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Prev Med. 2012 May;54 Suppl:S75-8. doi: 10.1016/j.ypmed.2011.12.028. Epub 2011 Dec 31.

The bioavailability of ergothioneine from mushrooms (Agaricus bisporus) and the acute effects on antioxidant capacity and biomarkers of inflammation.

Author information

1
Department of Food Science, Pennsylvania State University, University Park, PA 16802, USA.

Abstract

BACKGROUND:

Ergothioneine (ET) is a sulfur containing amino acid that functions as an antioxidant. Mushrooms are a primary source of ET containing from 0.4 to 2.0mg/g (dry-weight). The bioavailability of ET from mushrooms in humans remains unclear.

OBJECTIVE:

We evaluated the bioavailability of ET in healthy men (n=10) in a pilot study, using a randomized, cross-over, dose-response, postprandial time-course design, conducted at the General Clinical Research Center at Pennsylvania State University in 2009.

METHOD:

ET was administered through a mushroom test meal containing 8 g and 16 g of mushroom powder. Postprandial red blood cell concentrations of ET were measured. Plasma glucose, triglycerides, HDL, LDL and total cholesterol also were monitored. Biomarkers of inflammation and oxidative stress were evaluated using C-reactive protein and ORAC(total).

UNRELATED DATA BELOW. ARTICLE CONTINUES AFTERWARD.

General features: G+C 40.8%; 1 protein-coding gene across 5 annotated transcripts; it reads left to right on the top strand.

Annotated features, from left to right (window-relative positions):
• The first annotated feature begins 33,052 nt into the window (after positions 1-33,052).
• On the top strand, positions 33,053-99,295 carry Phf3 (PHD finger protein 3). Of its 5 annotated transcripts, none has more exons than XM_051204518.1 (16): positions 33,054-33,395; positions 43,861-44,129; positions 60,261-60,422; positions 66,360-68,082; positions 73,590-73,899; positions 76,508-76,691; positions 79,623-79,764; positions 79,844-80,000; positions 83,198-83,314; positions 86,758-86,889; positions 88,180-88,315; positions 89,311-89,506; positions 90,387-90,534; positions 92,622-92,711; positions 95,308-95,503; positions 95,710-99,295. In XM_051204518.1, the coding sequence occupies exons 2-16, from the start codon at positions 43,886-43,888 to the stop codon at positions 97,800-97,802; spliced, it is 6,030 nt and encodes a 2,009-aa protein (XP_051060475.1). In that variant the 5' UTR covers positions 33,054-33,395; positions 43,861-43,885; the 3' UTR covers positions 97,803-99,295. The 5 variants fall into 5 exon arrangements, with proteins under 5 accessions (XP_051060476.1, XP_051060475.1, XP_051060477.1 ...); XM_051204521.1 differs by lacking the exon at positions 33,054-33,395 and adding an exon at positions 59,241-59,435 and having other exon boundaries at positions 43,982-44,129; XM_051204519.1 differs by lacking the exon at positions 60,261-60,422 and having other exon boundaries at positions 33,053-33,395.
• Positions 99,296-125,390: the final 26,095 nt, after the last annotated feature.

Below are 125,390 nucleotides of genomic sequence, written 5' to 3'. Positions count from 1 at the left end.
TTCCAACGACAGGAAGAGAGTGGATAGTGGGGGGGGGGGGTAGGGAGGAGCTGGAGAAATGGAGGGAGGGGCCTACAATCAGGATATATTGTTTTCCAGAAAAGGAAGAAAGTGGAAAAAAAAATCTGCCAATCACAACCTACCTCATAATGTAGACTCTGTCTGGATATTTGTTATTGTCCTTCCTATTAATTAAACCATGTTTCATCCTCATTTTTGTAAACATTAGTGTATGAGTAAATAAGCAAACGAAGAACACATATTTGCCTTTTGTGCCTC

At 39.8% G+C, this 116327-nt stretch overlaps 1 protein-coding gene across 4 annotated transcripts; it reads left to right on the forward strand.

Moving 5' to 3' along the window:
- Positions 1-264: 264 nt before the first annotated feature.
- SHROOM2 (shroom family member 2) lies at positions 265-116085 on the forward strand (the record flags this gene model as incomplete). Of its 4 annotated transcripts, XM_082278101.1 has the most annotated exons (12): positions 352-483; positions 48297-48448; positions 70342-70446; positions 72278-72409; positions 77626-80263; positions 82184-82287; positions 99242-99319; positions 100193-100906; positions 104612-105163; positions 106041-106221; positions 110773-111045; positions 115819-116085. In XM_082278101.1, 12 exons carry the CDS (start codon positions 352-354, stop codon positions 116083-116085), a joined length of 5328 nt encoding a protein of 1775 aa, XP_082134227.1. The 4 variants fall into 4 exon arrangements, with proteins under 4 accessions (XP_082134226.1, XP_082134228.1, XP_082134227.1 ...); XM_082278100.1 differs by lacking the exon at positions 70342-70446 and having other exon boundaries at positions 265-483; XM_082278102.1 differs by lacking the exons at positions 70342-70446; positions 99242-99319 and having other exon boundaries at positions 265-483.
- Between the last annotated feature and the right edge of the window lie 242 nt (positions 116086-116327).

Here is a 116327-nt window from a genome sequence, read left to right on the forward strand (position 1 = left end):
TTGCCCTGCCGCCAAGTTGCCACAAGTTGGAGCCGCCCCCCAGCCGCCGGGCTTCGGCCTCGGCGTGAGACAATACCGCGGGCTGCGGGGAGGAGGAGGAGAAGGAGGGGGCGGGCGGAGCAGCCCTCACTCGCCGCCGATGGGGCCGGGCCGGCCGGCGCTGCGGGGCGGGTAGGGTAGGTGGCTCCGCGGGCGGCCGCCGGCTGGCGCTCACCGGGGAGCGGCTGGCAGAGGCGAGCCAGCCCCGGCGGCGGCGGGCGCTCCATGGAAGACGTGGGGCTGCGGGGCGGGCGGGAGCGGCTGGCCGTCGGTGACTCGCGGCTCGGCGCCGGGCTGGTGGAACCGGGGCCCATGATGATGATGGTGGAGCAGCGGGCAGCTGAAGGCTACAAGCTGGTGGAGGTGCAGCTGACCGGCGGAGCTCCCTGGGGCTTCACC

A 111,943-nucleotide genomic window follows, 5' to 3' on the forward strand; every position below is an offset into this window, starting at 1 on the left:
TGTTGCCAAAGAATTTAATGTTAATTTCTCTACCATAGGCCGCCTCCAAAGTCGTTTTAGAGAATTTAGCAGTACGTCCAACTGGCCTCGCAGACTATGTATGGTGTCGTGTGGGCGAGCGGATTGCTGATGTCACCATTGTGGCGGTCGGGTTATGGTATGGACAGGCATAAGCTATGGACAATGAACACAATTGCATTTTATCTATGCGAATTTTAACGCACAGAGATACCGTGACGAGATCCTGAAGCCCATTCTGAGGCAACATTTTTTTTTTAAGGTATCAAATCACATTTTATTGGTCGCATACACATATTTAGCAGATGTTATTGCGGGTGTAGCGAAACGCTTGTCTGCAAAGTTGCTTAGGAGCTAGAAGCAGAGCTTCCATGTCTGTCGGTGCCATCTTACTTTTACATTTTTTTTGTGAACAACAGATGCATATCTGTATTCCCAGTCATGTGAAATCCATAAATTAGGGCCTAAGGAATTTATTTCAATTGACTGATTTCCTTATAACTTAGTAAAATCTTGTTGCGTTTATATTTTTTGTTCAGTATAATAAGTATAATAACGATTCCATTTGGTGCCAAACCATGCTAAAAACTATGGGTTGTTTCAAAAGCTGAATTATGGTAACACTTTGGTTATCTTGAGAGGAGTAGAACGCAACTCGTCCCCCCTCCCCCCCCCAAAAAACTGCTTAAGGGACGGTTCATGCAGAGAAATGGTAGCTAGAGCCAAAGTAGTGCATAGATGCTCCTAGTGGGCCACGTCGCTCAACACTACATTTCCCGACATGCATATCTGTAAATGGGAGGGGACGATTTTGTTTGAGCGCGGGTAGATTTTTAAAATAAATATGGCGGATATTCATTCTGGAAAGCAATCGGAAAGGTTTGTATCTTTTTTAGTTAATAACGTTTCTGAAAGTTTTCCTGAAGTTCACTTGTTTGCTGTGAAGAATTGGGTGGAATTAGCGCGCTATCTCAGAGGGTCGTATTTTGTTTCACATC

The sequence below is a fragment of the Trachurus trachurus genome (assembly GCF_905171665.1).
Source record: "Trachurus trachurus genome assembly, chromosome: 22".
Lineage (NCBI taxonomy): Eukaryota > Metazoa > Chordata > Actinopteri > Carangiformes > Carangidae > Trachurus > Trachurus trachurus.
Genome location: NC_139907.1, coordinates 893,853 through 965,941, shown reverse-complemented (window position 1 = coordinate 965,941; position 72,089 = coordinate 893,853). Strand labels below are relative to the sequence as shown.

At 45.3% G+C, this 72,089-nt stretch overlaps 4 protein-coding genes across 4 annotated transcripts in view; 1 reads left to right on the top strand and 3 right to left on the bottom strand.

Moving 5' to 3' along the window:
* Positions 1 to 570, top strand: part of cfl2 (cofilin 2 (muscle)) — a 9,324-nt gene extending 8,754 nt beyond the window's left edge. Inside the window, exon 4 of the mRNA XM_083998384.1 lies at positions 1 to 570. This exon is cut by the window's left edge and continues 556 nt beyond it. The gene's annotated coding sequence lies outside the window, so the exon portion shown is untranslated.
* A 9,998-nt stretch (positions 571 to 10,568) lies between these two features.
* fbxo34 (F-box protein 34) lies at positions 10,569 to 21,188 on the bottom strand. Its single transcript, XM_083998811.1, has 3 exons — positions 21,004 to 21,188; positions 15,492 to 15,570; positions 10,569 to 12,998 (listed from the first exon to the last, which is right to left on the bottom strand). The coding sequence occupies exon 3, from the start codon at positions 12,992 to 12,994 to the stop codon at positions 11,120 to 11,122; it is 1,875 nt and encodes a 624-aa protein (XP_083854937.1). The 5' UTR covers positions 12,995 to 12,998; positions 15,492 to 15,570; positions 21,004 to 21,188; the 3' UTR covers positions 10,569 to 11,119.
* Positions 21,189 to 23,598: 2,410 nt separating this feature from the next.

RESULTS:

ET was bioavailable after consuming mushrooms and a trend in the postprandial triglyceride response indicated that there was a blunting effect after both the 8 g and 16 g ET doses were compared with the 0 g dose. Despite ET's antioxidant properties, ORAC(total) values decreased after the 8 g and 16 g mushroom meal.

CONCLUSIONS:

Ergothioneine from A. bisporus mushrooms is bioavailable as assessed by red blood cell uptake postprandially, and consumption is associated with an attenuated postprandial TG response.

PMID:
22230474
DOI:
10.1016/j.ypmed.2011.12.028
[Indexed for MEDLINE]

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